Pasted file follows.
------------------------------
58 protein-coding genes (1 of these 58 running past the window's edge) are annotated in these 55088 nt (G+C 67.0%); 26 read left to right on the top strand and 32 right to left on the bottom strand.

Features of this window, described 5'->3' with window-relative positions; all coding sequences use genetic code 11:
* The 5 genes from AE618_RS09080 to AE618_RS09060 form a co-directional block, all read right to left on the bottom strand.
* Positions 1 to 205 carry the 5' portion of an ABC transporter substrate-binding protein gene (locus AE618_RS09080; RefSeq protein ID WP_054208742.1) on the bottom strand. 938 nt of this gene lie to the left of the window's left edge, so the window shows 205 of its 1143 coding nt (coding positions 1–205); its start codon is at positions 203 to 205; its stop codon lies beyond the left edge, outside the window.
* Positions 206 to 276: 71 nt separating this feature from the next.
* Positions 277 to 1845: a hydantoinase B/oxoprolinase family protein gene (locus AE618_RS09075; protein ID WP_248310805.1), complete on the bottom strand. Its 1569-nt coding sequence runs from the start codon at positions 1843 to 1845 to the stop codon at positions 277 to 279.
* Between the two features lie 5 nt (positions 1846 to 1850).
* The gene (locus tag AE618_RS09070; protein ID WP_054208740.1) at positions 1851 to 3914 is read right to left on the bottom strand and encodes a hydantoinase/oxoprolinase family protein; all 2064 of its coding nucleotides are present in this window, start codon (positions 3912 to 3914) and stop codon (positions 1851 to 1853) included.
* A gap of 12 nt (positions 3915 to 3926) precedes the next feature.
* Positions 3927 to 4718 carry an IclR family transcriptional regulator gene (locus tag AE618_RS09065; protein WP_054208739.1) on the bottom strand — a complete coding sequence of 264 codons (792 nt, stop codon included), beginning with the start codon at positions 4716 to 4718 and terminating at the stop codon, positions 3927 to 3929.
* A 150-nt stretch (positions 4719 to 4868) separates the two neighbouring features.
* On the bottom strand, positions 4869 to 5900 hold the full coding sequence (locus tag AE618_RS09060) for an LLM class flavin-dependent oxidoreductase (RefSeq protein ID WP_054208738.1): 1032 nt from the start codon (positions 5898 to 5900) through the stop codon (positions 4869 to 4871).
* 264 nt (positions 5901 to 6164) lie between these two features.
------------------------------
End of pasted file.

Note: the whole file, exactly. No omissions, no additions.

58 protein-coding genes (1 of these 58 running past the window's edge) are annotated in these 55088 nt (G+C 67.0%); 26 read left to right on the top strand and 32 right to left on the bottom strand.

Features of this window, described 5'->3' with window-relative positions; all coding sequences use genetic code 11:
* The 5 genes from AE618_RS09080 to AE618_RS09060 form a co-directional block, all read right to left on the bottom strand.
* Positions 1 to 205 carry the 5' portion of an ABC transporter substrate-binding protein gene (locus AE618_RS09080; RefSeq protein ID WP_054208742.1) on the bottom strand. 938 nt of this gene lie to the left of the window's left edge, so the window shows 205 of its 1143 coding nt (coding positions 1–205); its start codon is at positions 203 to 205; its stop codon lies beyond the left edge, outside the window.
* Positions 206 to 276: 71 nt separating this feature from the next.
* Positions 277 to 1845: a hydantoinase B/oxoprolinase family protein gene (locus AE618_RS09075; protein ID WP_248310805.1), complete on the bottom strand. Its 1569-nt coding sequence runs from the start codon at positions 1843 to 1845 to the stop codon at positions 277 to 279.
* Between the two features lie 5 nt (positions 1846 to 1850).
* The gene (locus tag AE618_RS09070; protein ID WP_054208740.1) at positions 1851 to 3914 is read right to left on the bottom strand and encodes a hydantoinase/oxoprolinase family protein; all 2064 of its coding nucleotides are present in this window, start codon (positions 3912 to 3914) and stop codon (positions 1851 to 1853) included.
* A gap of 12 nt (positions 3915 to 3926) precedes the next feature.
* Positions 3927 to 4718 carry an IclR family transcriptional regulator gene (locus tag AE618_RS09065; protein WP_054208739.1) on the bottom strand — a complete coding sequence of 264 codons (792 nt, stop codon included), beginning with the start codon at positions 4716 to 4718 and terminating at the stop codon, positions 3927 to 3929.
* A 150-nt stretch (positions 4719 to 4868) separates the two neighbouring features.
* On the bottom strand, positions 4869 to 5900 hold the full coding sequence (locus tag AE618_RS09060) for an LLM class flavin-dependent oxidoreductase (RefSeq protein ID WP_054208738.1): 1032 nt from the start codon (positions 5898 to 5900) through the stop codon (positions 4869 to 4871).
* 264 nt (positions 5901 to 6164) lie between these two features.